Since my folks were going “out of town” it was important to hire a no-nonsense pro who drove her own car. No distractible adolescent hormone-addled teen would do. Mrs. Leuth, her significant cheekbones and high forehead gave her that just-off-the-saucer, alien commander look. She emanated otherworldliness, eyes focused on a spot just above your head. We liked her because she was a tireless bedtime story reader, with a practiced knack that was capable of holding a classroom of ten year olds quietly attentive. She could lasso up all the terror and joy lurking in a kid. Her stories of choice were Grimm’s in the original translation and Hans Christian Anderson. The Jungle Book—life and death among the beasts. No Disney-fied cutseyness, these stories were tough — full of blood and heartbreak. The little match girl lighting all her matches trying to keep warm, fearful of the empty-handed return to the ogre stepfather, dies of hypothermia. Cinderella’s step sisters end up with their noses bitten off,—”snapped off” by crows, as the story goes. No cheery, comic animated mice in sight. Rikki-Tikki-Tavi had us checking under the bed for cobras. “Nag come up and dance with death.” We minded Mrs. Leuth. “Let’s wash up for bed. Now, don’t make me cross.” —Oh, boy, that was about the last thing you’d want to do, but she emanated a big love. Something washed over her as she read, a different modulation of tone striking up the band, as characters marched through our minds. She was a homespun artist, theatrically astute—every character individually voiced. The little match girl speaking of her fear of going home to an ogre made us glad we were home in the warm wash of Mrs. Leuth’s reading—our throats tightening as the last match was lit and burned to a black stub. Death-sleep washing over our lovable little girl.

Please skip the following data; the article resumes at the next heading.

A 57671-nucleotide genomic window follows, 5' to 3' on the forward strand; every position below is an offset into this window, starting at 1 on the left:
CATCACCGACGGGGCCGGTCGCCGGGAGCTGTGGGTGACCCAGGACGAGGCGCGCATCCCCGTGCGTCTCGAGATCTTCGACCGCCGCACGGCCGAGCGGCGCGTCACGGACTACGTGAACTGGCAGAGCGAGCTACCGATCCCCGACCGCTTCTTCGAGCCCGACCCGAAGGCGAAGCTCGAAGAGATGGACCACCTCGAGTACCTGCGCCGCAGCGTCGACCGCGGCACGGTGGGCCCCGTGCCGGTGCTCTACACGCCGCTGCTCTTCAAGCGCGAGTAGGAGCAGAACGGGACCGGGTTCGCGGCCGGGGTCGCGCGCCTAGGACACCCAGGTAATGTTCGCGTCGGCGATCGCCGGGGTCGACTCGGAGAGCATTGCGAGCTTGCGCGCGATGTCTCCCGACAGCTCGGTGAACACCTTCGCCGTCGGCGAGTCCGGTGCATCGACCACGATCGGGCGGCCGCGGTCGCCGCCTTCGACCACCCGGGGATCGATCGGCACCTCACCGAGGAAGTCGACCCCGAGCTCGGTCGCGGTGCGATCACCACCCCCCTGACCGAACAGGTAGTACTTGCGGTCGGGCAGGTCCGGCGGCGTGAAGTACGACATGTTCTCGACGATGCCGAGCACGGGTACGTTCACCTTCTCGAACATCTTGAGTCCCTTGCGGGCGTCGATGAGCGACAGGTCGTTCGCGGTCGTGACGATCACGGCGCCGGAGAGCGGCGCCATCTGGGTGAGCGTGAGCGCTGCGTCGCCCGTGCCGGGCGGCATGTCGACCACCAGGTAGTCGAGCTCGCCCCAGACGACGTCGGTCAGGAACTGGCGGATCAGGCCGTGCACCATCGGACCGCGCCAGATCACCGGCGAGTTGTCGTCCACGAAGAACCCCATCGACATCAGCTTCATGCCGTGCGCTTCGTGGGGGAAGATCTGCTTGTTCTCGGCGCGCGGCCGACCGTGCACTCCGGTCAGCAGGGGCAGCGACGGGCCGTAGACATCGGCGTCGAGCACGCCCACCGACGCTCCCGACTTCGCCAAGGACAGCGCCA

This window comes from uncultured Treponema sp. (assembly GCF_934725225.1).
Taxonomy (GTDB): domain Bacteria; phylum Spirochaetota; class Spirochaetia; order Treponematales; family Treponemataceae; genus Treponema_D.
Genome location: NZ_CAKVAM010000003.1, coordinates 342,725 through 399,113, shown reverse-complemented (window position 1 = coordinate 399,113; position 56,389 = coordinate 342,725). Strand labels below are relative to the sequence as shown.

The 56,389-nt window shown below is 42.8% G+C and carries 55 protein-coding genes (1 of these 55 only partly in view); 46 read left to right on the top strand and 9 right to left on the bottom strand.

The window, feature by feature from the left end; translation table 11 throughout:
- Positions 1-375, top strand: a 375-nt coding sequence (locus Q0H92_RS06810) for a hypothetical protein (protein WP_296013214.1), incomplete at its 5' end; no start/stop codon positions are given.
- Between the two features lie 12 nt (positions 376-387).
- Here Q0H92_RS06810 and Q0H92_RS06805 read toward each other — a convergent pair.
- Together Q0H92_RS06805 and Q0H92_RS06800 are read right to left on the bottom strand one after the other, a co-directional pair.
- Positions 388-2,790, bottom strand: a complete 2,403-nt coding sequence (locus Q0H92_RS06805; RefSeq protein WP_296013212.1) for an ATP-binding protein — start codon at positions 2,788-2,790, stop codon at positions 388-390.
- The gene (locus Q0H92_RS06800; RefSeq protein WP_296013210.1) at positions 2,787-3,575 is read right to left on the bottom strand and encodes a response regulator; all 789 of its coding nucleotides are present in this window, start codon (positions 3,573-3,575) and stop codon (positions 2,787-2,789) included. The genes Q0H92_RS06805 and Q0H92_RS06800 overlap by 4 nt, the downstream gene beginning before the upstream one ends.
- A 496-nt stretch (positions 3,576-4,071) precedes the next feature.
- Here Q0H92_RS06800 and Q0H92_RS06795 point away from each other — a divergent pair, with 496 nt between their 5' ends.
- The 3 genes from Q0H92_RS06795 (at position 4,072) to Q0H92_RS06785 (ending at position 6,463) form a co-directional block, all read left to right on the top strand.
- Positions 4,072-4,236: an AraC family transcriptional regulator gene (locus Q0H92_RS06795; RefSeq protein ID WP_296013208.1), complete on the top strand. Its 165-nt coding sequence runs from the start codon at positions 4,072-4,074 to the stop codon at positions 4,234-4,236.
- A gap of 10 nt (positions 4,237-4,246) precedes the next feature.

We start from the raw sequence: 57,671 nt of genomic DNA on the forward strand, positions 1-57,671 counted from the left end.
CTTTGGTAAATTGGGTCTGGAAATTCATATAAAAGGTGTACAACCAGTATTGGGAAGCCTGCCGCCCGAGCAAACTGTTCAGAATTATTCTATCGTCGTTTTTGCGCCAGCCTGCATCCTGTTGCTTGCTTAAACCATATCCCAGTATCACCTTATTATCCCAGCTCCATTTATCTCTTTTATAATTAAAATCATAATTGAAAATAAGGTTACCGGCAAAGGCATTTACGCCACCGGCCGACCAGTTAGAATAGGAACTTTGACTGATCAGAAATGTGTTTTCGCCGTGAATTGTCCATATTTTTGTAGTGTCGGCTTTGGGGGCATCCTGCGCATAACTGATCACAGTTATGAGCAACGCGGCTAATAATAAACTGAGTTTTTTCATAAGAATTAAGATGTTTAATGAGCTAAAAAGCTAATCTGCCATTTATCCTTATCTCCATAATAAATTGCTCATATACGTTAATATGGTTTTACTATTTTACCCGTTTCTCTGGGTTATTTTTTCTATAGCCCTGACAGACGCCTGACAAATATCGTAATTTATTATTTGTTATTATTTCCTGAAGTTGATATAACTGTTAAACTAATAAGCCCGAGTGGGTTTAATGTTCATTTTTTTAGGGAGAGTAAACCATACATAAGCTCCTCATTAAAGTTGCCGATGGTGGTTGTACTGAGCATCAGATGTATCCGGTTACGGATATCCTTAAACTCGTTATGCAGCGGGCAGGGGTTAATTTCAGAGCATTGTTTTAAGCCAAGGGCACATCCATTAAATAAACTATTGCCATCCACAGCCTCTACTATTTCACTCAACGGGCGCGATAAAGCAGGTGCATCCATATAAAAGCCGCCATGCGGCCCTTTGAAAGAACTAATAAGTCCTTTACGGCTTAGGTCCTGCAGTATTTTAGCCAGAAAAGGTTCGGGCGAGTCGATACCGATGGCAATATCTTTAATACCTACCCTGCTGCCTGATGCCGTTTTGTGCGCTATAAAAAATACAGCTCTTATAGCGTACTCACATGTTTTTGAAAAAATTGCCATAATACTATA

Real life characters living in our neighborhood filled out in human form, the players in the fairy-tale. Table flat, fence-less, lawns melting into one another, made for an intimacy house to house. Cinder alley-ways behind back yards were for coal, later fuel oil delivery and garbage pick-up As the front doors seemed like the face of the house, the alley seemed like the guts, the intestines connecting the neighborhood, house to house. Here where trash was perpetually burned in wire basket drums—an eternally smoldering land—it wasn’t hard to drift off into thoughts of some vivid, post-something, doom. The alley where you would sometimes see, slouching along in a black coat and black pork pie hat, a bent old man wracked with tremors, pulling a rusty Radio Flyer wagon. He was working the alley. On the hunt, he collected scrap metal, old lamps, anything that would turn a dollar. You could count on his pockets being full of thrilling contraband to sell to kids with a few quarters…firecrackers, and even M-80’s that could blow your hand right off. I’m remembering him on a frigid day selling surgical tubing for professional-grade slingshot making, watching a single viscous drip of snot leaking longer and longer from his nose, a metronome keeping time with his tremors. Would it drop? Then sniff, and the foot long drip shot back into his beak, to reemerge immediately.